A million questions. Tick Tock. He's dying. Hurry! She chose wisely. 3 and a half hours later and a new mechanical 27 mm St Jude composite valve and graft sutured on to my also new Dacron Haemoshield Aorta Graft (Wow - is that all really inside me!?) and 5 years later - my mechanical valve is going fine, as am I. Yeah - warfarin sucks. But so does being dead. I am still 11.10, reasonably fit (even run now and again - not far - but it's running!) and still have some very good red wine moments..We go out clubbing now and again, dance, laugh, love our friends and family and live life to the full.

Here's the dry clinical summary - (the official surgery report) - if you want to read it. Riveting stuff. It was to me! Work. No more will I go 'a roaming in the gloaming' in the online world. Building new companies and empires doesn't excite me/us anymore. Chasing the 'money monkey' all of a sudden is NOT the coolest game in town. Actually living is. Loving is too. I have a small online marketing consultancy practise and spend some time on a few specialist web sites that we operate. Keeps me happy. Keeps me involved. Keeps me up with the young guns and keeps any sudden onset of Alzheimer's away. Now what did i say again? hah!

So that's the story. Get up off your bum. Believe. Live life like it should be lived. Love life. Love your Life. For you never know.. ;- To quote a good friend: "Life is not measured by the number of breaths we take, but by the moments that take our breath away."

Next Blog. The Recovery. How to LOVE your pillow. Do NOT sneeze, cough, burp or laugh - or even think of f..ting! Night sweats - or how to go through 8 T-shirts in a night. Walking up stairs. Grocery shopping. Lifting. Not. Doctors incredulty - and more - stay tuned! More Blogs to come: Living with a mechanical heart valve and warfarin. The funny and the serious side. Tick Tick. Whoosh Whoosh!

Going back to work after an Aortic Dissection?

Hi everyone! Am getting this quick post up as I have noticed that "going back to work after an aortic dissection" has figured fairly prominently in a few searches on the Google analytics statistics for the site and it is of course - a VERY big deal. OK. Going back to work. I have so many mixed feelings and memories here.

Frankly, in my case it took 3 months just to get my head around what had happened along with the physical healing process. Those 3 months were also spent getting to grips with the new temporary and permanent limitations on my body. As I was/am self employed I did not have a finite time window to get back to work. The next 3 months (after the first 3 months after the event) was the real healing time when I got my body back into an exercise regime, the chest wound had healed, and I was getting used to (sort of!) the 'clicking-whooshing-thumping' in my chest from the artificial heart valve.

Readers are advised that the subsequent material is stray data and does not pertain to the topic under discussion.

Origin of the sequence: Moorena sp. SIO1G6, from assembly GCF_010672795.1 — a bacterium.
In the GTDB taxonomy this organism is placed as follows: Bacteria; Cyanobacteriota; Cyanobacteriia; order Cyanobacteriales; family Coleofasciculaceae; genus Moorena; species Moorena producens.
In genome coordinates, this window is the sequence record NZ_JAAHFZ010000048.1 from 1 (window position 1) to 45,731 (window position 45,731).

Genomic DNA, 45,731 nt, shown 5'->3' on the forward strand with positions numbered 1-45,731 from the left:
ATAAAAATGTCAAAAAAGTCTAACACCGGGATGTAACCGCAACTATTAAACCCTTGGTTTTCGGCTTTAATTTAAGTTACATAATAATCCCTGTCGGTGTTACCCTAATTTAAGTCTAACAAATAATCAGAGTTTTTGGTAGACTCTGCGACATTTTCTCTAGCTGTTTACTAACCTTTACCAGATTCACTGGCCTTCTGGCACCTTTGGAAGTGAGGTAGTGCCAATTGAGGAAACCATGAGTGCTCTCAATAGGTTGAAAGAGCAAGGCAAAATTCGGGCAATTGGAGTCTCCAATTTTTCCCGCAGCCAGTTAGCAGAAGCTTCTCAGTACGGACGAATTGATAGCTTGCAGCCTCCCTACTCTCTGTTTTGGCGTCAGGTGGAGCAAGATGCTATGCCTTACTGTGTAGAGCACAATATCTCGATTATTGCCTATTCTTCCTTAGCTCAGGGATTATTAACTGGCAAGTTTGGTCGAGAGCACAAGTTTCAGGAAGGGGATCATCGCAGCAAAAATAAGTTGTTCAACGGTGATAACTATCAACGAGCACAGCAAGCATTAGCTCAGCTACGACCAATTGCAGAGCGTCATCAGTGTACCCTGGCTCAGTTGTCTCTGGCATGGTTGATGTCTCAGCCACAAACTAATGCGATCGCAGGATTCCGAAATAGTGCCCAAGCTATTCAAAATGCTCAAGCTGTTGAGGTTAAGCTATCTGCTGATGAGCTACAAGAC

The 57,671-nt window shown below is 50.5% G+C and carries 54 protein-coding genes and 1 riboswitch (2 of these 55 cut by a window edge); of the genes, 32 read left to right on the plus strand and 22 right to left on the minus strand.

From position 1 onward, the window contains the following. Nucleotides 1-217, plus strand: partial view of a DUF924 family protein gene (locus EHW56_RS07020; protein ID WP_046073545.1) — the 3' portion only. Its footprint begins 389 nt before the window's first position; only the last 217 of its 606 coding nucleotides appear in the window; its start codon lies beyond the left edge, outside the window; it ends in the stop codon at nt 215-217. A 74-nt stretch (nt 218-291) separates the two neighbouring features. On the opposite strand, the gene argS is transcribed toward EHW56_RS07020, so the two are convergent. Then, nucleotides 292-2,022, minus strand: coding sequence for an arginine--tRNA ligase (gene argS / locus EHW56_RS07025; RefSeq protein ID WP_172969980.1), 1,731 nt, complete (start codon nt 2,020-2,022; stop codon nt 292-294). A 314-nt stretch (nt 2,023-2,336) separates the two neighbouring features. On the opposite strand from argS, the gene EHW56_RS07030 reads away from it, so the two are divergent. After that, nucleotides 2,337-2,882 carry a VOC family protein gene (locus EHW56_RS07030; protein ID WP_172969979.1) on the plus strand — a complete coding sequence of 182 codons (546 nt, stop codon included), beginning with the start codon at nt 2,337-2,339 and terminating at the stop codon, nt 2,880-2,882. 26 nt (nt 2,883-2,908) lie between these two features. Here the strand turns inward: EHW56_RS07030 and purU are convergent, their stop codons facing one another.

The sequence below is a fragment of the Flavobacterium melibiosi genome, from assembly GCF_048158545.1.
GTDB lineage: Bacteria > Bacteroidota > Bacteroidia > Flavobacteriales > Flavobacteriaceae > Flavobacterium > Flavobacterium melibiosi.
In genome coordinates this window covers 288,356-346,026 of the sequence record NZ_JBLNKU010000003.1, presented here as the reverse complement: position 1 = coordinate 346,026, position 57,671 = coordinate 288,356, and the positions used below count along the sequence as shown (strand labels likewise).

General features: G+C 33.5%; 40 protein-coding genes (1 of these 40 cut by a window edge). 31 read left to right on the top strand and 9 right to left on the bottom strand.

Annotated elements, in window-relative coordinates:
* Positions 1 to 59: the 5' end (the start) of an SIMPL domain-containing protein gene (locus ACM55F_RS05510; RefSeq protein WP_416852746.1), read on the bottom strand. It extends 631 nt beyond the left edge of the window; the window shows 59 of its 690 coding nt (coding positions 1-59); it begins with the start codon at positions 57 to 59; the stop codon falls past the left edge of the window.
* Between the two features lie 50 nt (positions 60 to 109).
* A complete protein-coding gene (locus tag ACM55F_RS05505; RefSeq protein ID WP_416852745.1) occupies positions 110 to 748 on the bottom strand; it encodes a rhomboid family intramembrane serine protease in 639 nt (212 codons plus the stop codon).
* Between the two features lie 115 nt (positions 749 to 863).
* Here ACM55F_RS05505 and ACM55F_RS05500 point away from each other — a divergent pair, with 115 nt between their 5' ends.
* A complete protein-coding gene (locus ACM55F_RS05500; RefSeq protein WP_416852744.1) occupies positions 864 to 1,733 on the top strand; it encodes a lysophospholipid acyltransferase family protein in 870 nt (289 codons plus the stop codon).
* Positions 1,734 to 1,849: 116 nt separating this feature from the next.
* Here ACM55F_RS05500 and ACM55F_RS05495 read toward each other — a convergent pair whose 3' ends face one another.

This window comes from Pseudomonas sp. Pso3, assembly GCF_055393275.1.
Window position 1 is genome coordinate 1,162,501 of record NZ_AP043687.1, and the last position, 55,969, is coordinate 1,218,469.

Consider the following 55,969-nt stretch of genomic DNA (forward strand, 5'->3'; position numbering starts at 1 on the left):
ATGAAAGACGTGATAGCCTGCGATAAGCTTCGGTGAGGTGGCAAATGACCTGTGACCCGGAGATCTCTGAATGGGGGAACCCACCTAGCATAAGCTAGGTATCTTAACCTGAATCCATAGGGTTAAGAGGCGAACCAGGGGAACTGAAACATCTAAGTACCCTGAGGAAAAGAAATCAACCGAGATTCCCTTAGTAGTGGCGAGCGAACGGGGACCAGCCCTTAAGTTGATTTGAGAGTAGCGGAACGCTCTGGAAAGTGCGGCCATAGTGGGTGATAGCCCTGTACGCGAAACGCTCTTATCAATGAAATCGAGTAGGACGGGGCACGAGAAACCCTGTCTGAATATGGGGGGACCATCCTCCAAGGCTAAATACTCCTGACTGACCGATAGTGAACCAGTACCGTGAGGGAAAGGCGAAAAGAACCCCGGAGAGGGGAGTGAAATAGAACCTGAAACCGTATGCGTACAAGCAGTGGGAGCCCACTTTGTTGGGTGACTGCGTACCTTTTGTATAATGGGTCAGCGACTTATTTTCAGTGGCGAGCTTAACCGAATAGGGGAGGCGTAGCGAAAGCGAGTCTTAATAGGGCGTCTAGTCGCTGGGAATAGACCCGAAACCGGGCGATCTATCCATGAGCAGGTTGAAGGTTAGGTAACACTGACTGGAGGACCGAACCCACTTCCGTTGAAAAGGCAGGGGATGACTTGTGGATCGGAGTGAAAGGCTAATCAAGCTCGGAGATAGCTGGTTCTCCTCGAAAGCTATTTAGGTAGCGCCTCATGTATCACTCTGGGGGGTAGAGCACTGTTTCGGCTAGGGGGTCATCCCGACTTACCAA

Most of all I now felt that I was not going to die.. well not just yet! This was of course the mental healing process- as it was as protracted as the physical process. Apart from my wife - who really knew what this was all about and how it had altered our lives so dramatically, our close friends and family sort of now regarded what happened as very interesting - and I was very lucky - but it was sort of old news...

So what about work colleagues ? - To be honest I did not tell many people I work with the full story - as from my perspective I felt (and still do!) that my 'condition' would put me at a competitive disadvantage in my 'employers' (clients) eyes. (As to our 'condition' that's ANOTHER story - and another blog entry very soon- as I think after we have recovered we do NOT have a 'condition' - but try telling that to a life insurance company - grrrr...!!) Here I might add I am self employed so this was fairly easy to keep to myself)

Personally, I think that 'if' I was not self employed and I was working as an employee, going back to work would have been quite frightening - as well as the thought of keeping working in the years ahead. This is for 2 reasons. The first is that from my experience with the new breed of (mostly self serving and frankly quite ruthless) HR people today in large companies and their total lack of sympathy/understanding - and based on this happening to people mostly over 50 (who are already usually being pushed hard these days into redundancy) this would I think add enormous pressure and worry to you.

Secondly, as we know, worry and stress takes on a whole new meaning after your event. ANY extra stress and worry is an absolute NO-NO. And again that's just not for the immediate period after your event. For me now - that's for the rest of my life - to AVOID stress where ever possible. So if you are worrying about keeping your job - as well as the normal day to day worries that your job throws up - that's a pretty nasty environment to work in. Now - I am NOT SAYING THAT this is the scenario for all AD survivors in the workplace but - It has been a fairly regular background to some of the AD survivors I have been in touch with. Times are tough here in the UK economy and the US, and to a lesser extent in other parts of the world. Also to be blunt, ageism is rife in the workplace.